During the last legislative session, while I was doing some legal research, I accidently came across HB 651. This bill (which is now law) overhauled and imposed significant burdens on the Citizens Initiative (CI) process—guaranteed to Montanans by our Constitution, primarily at Article III, sections 4,6 and 9, but also at Article II, section 14, Article IV, section 7, Article V, section 1, Article VI, section 10 Article XI, sections 7 and 8, and Article XIV, section 2.
Given the importance that the framers placed on giving citizens the right and power to enact laws and constitutional provisions by initiative, I thought at the time that it wouldn’t be long before all or parts of HB 651 hit the litigation fan. And as George Ochenski discusses in his January 23, 2022, Independent Record column, I wasn’t far off the mark.
Actually, the Constitution is clear and concise: Article III, section 4(1) provides that “The people may enact laws by initiative on all matters except appropriations of money and local or special laws.” Subpart (2) sets out the number of electors that must sign a CI petition and provides that such petitions be filed with the Secretary of State at least three months prior to the election on which the measure will be voted upon; and subpart (3) provides that the CI petition shall not be questioned after the election is held. Importantly, there is no provision in this guarantee that permits or requires involvement by the legislature or the attorney general.
Notwithstanding, HB 651 requires: legislative interim committees (and apparently some sort of legislative administrative committees) to review proposed ballot initiatives and vote to either support or not support the placement of the initiative on the ballot; the legislative council to do the same thing; and paid signature gathers to register with the secretary of state and pay a filing fee. HB 651 provides the attorney general with apparent unlimited power to approve or disapprove of a proposed issue; provides that the petition for the initiative advise voters that the legislative interim or administrative committee voted for or against the proposed measure; and contain a warning to potential petition signers if the attorney general “has determined the proposed ballot issue will likely cause significant material harm to one of more business interests in Montana.”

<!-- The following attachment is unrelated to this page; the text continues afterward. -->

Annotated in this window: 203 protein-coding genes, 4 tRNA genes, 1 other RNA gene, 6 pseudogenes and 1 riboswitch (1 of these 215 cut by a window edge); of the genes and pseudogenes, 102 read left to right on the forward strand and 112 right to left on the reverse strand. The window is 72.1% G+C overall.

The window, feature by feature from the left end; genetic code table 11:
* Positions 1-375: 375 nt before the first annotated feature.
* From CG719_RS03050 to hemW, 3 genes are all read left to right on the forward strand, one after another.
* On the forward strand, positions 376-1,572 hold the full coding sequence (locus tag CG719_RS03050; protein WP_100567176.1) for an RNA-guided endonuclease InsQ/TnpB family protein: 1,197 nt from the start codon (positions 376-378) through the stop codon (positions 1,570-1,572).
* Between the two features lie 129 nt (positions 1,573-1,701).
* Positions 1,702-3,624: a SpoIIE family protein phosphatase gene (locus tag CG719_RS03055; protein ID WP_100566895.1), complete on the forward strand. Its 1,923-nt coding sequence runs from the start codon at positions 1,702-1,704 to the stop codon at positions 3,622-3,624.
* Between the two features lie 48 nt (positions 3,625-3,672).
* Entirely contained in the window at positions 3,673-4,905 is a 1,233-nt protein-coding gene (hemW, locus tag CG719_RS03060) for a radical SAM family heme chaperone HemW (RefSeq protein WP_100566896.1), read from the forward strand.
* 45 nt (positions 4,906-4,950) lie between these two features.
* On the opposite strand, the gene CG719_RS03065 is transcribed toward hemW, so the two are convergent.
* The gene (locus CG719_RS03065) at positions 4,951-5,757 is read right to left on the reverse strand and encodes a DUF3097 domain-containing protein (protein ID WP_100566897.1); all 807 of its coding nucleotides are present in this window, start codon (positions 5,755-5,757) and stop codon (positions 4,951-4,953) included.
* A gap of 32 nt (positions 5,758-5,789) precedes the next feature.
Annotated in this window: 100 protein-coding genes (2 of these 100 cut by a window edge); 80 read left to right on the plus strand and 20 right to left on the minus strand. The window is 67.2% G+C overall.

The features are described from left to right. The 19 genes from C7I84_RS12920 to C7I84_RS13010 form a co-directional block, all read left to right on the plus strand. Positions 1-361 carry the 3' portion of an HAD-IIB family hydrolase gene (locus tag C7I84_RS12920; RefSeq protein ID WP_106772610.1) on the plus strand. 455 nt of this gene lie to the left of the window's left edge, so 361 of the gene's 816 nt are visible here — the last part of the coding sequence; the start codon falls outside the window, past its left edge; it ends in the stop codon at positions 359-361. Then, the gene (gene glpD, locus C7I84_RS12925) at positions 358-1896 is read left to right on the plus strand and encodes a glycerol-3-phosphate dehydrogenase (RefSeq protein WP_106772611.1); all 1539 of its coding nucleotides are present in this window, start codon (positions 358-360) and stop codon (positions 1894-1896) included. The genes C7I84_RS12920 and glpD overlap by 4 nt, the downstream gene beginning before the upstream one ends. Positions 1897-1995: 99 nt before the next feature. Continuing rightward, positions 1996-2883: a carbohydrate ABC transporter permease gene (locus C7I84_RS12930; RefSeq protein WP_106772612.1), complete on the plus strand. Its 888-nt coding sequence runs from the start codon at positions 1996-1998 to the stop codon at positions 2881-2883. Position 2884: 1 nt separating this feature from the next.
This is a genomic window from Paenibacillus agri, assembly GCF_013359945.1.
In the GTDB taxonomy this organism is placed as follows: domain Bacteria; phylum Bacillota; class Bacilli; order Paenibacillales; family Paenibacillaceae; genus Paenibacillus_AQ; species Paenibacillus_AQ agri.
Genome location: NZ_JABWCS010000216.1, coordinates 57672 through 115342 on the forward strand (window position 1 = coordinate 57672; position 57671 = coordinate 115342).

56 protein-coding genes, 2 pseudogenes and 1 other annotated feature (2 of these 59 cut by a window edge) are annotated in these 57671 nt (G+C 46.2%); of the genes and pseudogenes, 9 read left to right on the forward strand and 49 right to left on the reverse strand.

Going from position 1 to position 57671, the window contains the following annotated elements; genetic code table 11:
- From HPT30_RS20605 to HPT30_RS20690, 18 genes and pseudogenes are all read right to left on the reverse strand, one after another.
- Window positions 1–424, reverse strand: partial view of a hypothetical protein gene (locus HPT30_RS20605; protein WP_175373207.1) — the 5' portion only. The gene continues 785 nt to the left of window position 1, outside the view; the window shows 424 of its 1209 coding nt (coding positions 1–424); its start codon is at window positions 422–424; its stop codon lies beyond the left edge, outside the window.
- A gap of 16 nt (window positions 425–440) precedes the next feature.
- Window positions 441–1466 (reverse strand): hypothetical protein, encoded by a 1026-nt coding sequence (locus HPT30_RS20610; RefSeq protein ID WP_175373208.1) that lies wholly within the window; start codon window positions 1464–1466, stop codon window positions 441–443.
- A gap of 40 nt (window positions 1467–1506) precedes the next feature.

Additionally, HB 651 empowers the attorney general to determine whether the proposed ballot issue is legally sufficient, substantively lawful, whether it constitutes an appropriation and whether it could cause a regulatory taking or otherwise cause significant material harm to one or more businesses in Montana if approved.
As already noted, the Constitutional guarantee for citizens initiative is very simple. It only prohibits CIs appropriating money and local or special laws. It doesn’t provide the legislature with any power to burden the process with interim or administrative committee votes, various reviews by the attorney general, determinations by the attorney general that the issue might cause significant harm to one or more businesses, cause a regulatory taking or anything else for that matter. The only public official authorized to be involved in the process is the secretary of state, and that, only for purposes for filing the petition.
I suggest the lesson here is that a constitutional right is not worth much when the legislature can make the exercise of that right so complicated and difficult, that it becomes not worth the effort. Here, the legislature has effectively legislated the CI right out of existence by making it difficult to survive all the votes and reviews before it ever gets on the ballot.
The monolith of our Constitution will ultimately fall if we allow it to degraded chip by chip, piece by piece. Democracy is destroyed not from without, but from within. HB 651 is an object lesson in the legislature’s deconstruction of the right of citizens’ initiative.
What right is next?